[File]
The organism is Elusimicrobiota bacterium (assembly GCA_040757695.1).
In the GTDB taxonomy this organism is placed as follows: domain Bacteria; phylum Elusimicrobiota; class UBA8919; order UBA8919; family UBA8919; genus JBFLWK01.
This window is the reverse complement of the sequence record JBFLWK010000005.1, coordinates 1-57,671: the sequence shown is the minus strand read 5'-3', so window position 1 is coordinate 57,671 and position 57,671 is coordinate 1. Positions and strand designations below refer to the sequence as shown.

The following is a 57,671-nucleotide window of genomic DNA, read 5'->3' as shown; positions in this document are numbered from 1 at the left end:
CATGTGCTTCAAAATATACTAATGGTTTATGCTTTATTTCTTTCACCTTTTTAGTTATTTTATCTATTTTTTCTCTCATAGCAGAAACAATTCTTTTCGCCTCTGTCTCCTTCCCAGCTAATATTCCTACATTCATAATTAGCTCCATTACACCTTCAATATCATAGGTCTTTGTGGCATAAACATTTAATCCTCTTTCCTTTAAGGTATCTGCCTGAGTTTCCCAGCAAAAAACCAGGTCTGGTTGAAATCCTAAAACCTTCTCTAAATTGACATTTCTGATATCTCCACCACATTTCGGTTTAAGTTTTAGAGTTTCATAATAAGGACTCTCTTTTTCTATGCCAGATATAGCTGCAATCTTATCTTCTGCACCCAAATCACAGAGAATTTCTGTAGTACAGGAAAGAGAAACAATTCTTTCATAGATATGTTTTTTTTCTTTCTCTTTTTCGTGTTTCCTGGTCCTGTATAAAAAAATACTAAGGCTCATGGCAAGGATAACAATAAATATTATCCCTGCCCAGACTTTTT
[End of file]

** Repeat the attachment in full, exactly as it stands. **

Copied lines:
The organism is Elusimicrobiota bacterium (assembly GCA_040757695.1).
In the GTDB taxonomy this organism is placed as follows: domain Bacteria; phylum Elusimicrobiota; class UBA8919; order UBA8919; family UBA8919; genus JBFLWK01.
This window is the reverse complement of the sequence record JBFLWK010000005.1, coordinates 1-57,671: the sequence shown is the minus strand read 5'-3', so window position 1 is coordinate 57,671 and position 57,671 is coordinate 1. Positions and strand designations below refer to the sequence as shown.

The following is a 57,671-nucleotide window of genomic DNA, read 5'->3' as shown; positions in this document are numbered from 1 at the left end:
CATGTGCTTCAAAATATACTAATGGTTTATGCTTTATTTCTTTCACCTTTTTAGTTATTTTATCTATTTTTTCTCTCATAGCAGAAACAATTCTTTTCGCCTCTGTCTCCTTCCCAGCTAATATTCCTACATTCATAATTAGCTCCATTACACCTTCAATATCATAGGTCTTTGTGGCATAAACATTTAATCCTCTTTCCTTTAAGGTATCTGCCTGAGTTTCCCAGCAAAAAACCAGGTCTGGTTGAAATCCTAAAACCTTCTCTAAATTGACATTTCTGATATCTCCACCACATTTCGGTTTAAGTTTTAGAGTTTCATAATAAGGACTCTCTTTTTCTATGCCAGATATAGCTGCAATCTTATCTTCTGCACCCAAATCACAGAGAATTTCTGTAGTACAGGAAAGAGAAACAATTCTTTCATAGATATGTTTTTTTTCTTTCTCTTTTTCGTGTTTCCTGGTCCTGTATAAAAAAATACTAAGGCTCATGGCAAGGATAACAATAAATATTATCCCTGCCCAGACTTTTT